“It's just a different approach than listening to concepts over and over,” he says. “We're not investing in concepts, we're investing in people, so you have to suss out who these people are and what they want to do. And it's actually kind of a lot of work to fill out the questionnaire, and that alone is a bit of a winnowing process, because you have to really want to submit to Black Mask to go through the bother of doing it. But it also enables us to get a sense of the core ideas within the work, what it's really about, besides the basic stuff like genre and plot. And it's been pretty effective. We get tons and tons of submissions and we're a boutique shop — we have no interest in competing in terms of volume, so unfortunately we can't pick up all that many books. But the questionnaire has given us some of our most exciting books. Kim & Kim, for example, came in through the submission form.”
Ah yes, Kim & Kim. Created by Magdalene “Mags” Visaggio, the book tells the tale of a pair of interdimensional bounty hunters who happen to be queer. The inspiration, Visaggio says, came from Starbucks.
“I was in line at a Starbucks waiting for my drink, and there were two teenagers hanging out in front of me who were both named Kim and I thought that was a fun title,” she says. “I reverse engineered it from there. I wrote the book around the idea of having two heroines with the same name who would be very good friends. I thought through a bunch of different things. What would these people be doing? I landed on interdimensional bounty-hunting. Everything else popped in fairly quickly in terms of what the book was going to be. There wasn't a key moment of inspiration. The whole thing with Kim & Kim is it's nothing but me throwing shit against the wall. I call it 'trash gumbo.' All the shit that I love, in four issues.”
Visaggio is keen to point out that, while the title characters identify as queer, neither Kim nor Kim is actually gay. More importantly, the book isn't about their queerness.
“I guess it's the thing everyone
wants to focus on,” she says. “It's a trans main character written by a trans person, and that's really rare in comics. I understand that and I've definitely ridden that wave. But the book isn't about transness or queerness as such. It's always been about these two people who are both queer, and their super-fucked-up lives. But the book's about two 20-something best friends doing their best to establish themselves as grown-ups and utterly failing. It's a book about failure.”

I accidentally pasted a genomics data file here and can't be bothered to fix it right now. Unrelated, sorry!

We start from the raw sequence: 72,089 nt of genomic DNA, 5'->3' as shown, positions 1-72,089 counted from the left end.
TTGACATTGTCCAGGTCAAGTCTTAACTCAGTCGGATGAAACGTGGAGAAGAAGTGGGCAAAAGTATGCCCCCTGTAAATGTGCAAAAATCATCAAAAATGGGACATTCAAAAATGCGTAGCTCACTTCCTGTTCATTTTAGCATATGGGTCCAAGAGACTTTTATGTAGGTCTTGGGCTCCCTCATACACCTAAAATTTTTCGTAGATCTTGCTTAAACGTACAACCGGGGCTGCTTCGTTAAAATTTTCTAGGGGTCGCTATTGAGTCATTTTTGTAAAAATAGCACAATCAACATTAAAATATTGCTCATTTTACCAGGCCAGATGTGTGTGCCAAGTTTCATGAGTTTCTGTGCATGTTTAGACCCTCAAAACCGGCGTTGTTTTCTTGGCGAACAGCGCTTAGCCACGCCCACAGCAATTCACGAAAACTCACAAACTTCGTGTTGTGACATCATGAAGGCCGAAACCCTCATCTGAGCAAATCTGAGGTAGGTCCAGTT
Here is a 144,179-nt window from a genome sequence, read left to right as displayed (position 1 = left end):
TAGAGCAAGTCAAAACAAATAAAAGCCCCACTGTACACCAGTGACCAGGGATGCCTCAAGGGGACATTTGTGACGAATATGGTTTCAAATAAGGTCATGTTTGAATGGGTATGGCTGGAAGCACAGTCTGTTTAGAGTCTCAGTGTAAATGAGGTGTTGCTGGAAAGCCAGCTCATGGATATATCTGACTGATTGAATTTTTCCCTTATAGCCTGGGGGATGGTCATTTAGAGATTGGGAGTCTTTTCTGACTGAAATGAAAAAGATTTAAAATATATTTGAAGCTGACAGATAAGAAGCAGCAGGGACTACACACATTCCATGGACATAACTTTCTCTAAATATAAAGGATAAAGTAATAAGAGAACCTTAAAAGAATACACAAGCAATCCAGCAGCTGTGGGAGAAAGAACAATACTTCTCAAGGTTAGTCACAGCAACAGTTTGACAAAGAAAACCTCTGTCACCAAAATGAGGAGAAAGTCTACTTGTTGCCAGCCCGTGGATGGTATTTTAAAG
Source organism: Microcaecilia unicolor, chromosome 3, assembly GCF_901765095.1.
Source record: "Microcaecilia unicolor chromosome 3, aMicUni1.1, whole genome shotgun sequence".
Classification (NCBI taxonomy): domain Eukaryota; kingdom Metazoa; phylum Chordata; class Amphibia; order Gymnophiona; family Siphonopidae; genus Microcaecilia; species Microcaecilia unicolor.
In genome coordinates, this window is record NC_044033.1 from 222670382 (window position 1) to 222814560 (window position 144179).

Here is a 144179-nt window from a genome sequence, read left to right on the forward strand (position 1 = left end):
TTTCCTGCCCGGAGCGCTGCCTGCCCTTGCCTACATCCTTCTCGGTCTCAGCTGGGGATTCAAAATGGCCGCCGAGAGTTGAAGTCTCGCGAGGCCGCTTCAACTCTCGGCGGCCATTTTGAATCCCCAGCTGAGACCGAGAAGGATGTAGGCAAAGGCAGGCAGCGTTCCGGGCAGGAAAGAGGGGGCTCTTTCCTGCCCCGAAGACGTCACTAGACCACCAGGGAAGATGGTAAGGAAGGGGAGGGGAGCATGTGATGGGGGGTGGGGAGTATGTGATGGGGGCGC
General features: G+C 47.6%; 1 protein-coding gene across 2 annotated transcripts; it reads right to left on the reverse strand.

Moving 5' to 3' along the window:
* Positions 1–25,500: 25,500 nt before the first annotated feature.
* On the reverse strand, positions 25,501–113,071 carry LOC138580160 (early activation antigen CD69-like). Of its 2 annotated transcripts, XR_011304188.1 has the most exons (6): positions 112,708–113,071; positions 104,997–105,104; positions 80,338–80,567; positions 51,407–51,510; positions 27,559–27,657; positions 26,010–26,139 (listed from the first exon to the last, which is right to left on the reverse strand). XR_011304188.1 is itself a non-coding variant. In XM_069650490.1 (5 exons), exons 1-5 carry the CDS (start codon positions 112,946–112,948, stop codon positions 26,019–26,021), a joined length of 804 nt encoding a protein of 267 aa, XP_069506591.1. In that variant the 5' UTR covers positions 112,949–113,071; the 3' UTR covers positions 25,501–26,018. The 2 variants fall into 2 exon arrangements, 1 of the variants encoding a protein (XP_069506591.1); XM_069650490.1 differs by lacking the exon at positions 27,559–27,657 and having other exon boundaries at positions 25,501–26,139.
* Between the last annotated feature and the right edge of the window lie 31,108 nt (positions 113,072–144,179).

The fact that the book features a trans main character (Kim Quatro, for the record) but that her transness isn't the focus of the book is all-important. When that is revealed in the story, it's done without drama. The characters are all previously aware, and it's mentioned in a matter-of-fact manner during a very natural conversation. That's what makes the book so vital.
“That got a lot of attention, how I handled that scene,” Visaggio says. “Part of it for me, is I just want to normalize queerness. I want queer characters who are just living queer lives but whose lives are not defined solely by their queerness. I don't have any stories in the works where the spotlight is on queerness. The closest is another Black Mask book later this year [Sex, Death, Revolution], which is the most overtly trans thing I've ever written. Even then, the book's really about universal themes of getting older, dealing with not being the person you thought you were going to be and stuff like that.”
Another Black Mask title that has been making waves for all the right reasons is Black, which asks the intriguing question, what if only black people had superpowers? The book was created by Kwanza Osajyefo and Tim Smith 3 and was inspired by Osajyefo's experiences working in comic books but not seeing many staff members who were people of color, LGBTQ or women. It is, he says, a very male-dominated industry, and that lack of diversity is reflected heavily in the stories that are being told.
“It became very clear to me that the reason I wasn't seeing myself and characters of color in comic books is because there were very few in the business,” he says. “I was a fan of things like the Avengers, the X-Men and stuff like that, and all superhero books have these characters who are outsiders on some level. The difference being, particularly with the X-Men, they can take these costumes off and move about through normal society. Nobody's going to give them any guff. With stories like that attempting to be analogies or parables for discrimination, it just fell flat to me. It literally made me think, what if only black people had superpowers? That's the tagline for Black. Once that sentence emerged in my mind, it was sort of like an explosion.”